By Shawn MorrisMarch 2, 2007
FORT DIX, N.J. (Army News Service, March 2, 2007) - When citizens volunteer to be Soldiers, they swear to protect the country even when it means placing themselves in harm's way. In turn, the nation promises not to forget those warriors who return from conflict bearing battle scars.
To this end, Fort Dix and the Installation Management Command hosted the Hiring Heroes Technical Workshop and Career Fair Tuesday and Wednesday at the post's Timmermann Conference Center.
The two-day, Defense Department-run event offered servicemembers wounded in the war on terror the chance to revamp their resumes, brush up on job interview skills, learn to dress for success, and meet with more than 40 potential employers, veterans organizations and government agencies.
Nearly 300 servicemembers attended, including wounded warriors from Charlie Company, the Fort Dix medical-holdover unit, as well as Soldiers from the Massachusetts and Virginia branches of the Army's Community Based Health Care Organization.
"This career fair is a huge event," said Lt. Gen. Robert Wilson, assistant chief of staff for installation management and commanding general, Installation Management Command. "I urge each of you to take advantage of the resources we have here today. Each of you chose to wear the American Flag on your right shoulder. I deeply appreciate and have deep respect for what you do for your country. We're committed to you."
Tuesday's technical workshop focused on social security and veterans' benefits, the Military One Source program and dressing for success. Nearly 20 volunteers were also on hand to help Soldiers create or fine-tune resumes for Wednesday's career fair.
"I turned in my resume to a couple of places - my resume that the job fair helped me to prepare," said Staff Sgt. Giovanna Moreno, who is currently attached to the Massachusetts CBHCO.
Recruiters at Wednesday's job fair came from such organizations as IBM, Greyhound, Comcast Cable Communications, Commerce Bank, Veterans of Foreign Wars, the National Security Agency, Secret Service, New Jersey Department of Labor and the Central Intelligence Agency.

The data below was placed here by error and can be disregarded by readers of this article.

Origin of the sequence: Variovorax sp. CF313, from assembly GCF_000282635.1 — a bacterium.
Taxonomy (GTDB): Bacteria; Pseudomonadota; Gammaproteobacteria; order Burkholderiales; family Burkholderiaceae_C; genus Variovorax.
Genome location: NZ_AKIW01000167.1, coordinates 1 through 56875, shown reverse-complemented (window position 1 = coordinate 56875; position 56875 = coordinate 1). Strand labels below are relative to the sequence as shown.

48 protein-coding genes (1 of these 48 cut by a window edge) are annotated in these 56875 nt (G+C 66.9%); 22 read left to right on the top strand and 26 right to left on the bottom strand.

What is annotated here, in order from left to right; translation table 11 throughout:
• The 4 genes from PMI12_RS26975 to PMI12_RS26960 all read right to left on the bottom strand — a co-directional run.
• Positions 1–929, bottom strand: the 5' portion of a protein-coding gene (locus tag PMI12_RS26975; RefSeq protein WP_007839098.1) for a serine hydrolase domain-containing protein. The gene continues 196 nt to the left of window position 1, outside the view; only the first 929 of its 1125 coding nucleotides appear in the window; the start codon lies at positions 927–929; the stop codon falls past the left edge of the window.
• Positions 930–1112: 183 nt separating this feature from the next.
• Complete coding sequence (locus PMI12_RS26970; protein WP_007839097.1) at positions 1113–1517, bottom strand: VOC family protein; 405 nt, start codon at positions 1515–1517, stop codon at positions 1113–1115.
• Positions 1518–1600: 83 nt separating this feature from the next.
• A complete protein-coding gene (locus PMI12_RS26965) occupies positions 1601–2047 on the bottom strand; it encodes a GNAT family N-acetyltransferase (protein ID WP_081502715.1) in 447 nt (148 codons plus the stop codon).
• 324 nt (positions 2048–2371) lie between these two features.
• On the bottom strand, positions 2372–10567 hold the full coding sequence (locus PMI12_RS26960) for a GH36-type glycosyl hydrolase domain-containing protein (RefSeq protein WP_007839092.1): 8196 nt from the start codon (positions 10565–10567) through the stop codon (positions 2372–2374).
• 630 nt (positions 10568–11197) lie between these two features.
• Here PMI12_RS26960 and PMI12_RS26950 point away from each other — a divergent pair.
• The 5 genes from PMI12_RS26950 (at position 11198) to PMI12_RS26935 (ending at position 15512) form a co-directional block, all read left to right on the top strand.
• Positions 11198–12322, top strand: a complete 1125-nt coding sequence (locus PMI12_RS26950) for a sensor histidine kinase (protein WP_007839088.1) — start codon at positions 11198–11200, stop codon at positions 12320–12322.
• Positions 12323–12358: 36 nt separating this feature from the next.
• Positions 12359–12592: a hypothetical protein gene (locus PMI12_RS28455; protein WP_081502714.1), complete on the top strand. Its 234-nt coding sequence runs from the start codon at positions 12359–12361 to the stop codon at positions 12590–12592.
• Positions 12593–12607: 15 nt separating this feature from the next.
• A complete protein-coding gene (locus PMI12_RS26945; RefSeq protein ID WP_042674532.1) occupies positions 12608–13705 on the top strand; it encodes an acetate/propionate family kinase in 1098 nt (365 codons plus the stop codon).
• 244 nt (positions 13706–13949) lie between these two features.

"They bring a lot to the table," Amy Layton of Commerce Bank said of servicemembers. "A large part of it is that they understand the meaning of teamwork."
Sgt. 1st Class Robert Nolan, a 26-year veteran currently attached to the Massachusetts CBHCO, called the event "fantastic."
"Everybody here is so enthusiastic about taking care of Soldiers. It restores my faith in the military," he said.
Restoring Soldiers' faith is a big part of the Hiring Heroes program, according to Karen Hannah, Hiring Heroes program manager and supervisory human resources specialist with the Office of the Secretary of Defense.
"I hope they gain a feeling someone's still watching out for them," said Hannah. "They've had training and experiences that someone in the private sector has never had. They have valuable skills they don't even realize they have."
The Fort Dix Hiring Heroes Job Fair marks the eighth such event, with fairs previously held at Fort Sam Houston, Texas; Fort Bragg, N.C.; Fort Gordon, Ga.; and Walter Reed Army Medical Center.
According to the Pentagon, approximately 1,000 wounded warriors have obtained jobs through the Hiring Heroes program. Planners for the Fort Dix event are taking a less quantitative approach to assessing the event's value, however.
"If the Soldiers are happy with it, it's a success."
(Shawn Morris writes for the Fort Dix, N.J, Public Affairs Office.)